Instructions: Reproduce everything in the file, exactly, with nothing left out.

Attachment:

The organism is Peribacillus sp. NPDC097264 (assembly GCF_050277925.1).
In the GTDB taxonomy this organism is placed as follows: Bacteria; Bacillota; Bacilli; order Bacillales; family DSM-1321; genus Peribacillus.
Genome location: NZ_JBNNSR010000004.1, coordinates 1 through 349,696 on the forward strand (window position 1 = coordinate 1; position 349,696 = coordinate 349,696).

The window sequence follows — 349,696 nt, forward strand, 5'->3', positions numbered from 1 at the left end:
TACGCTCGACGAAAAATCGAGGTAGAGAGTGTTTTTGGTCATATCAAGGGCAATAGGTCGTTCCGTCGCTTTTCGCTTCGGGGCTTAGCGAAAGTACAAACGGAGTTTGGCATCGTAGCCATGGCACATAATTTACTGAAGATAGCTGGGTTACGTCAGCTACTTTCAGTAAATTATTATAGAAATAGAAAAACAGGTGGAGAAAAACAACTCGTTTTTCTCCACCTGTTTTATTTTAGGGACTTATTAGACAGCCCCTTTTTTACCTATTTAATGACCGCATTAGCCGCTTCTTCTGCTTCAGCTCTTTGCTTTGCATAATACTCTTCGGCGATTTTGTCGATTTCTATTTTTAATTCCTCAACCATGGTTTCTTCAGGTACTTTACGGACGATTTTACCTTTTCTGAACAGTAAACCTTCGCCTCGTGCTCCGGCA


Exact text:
The organism is Peribacillus sp. NPDC097264 (assembly GCF_050277925.1).
In the GTDB taxonomy this organism is placed as follows: Bacteria; Bacillota; Bacilli; order Bacillales; family DSM-1321; genus Peribacillus.
Genome location: NZ_JBNNSR010000004.1, coordinates 1 through 349,696 on the forward strand (window position 1 = coordinate 1; position 349,696 = coordinate 349,696).

The window sequence follows — 349,696 nt, forward strand, 5'->3', positions numbered from 1 at the left end:
TACGCTCGACGAAAAATCGAGGTAGAGAGTGTTTTTGGTCATATCAAGGGCAATAGGTCGTTCCGTCGCTTTTCGCTTCGGGGCTTAGCGAAAGTACAAACGGAGTTTGGCATCGTAGCCATGGCACATAATTTACTGAAGATAGCTGGGTTACGTCAGCTACTTTCAGTAAATTATTATAGAAATAGAAAAACAGGTGGAGAAAAACAACTCGTTTTTCTCCACCTGTTTTATTTTAGGGACTTATTAGACAGCCCCTTTTTTACCTATTTAATGACCGCATTAGCCGCTTCTTCTGCTTCAGCTCTTTGCTTTGCATAATACTCTTCGGCGATTTTGTCGATTTCTATTTTTAATTCCTCAACCATGGTTTCTTCAGGTACTTTACGGACGATTTTACCTTTTCTGAACAGTAAACCTTCGCCTCGTGCTCCGGCA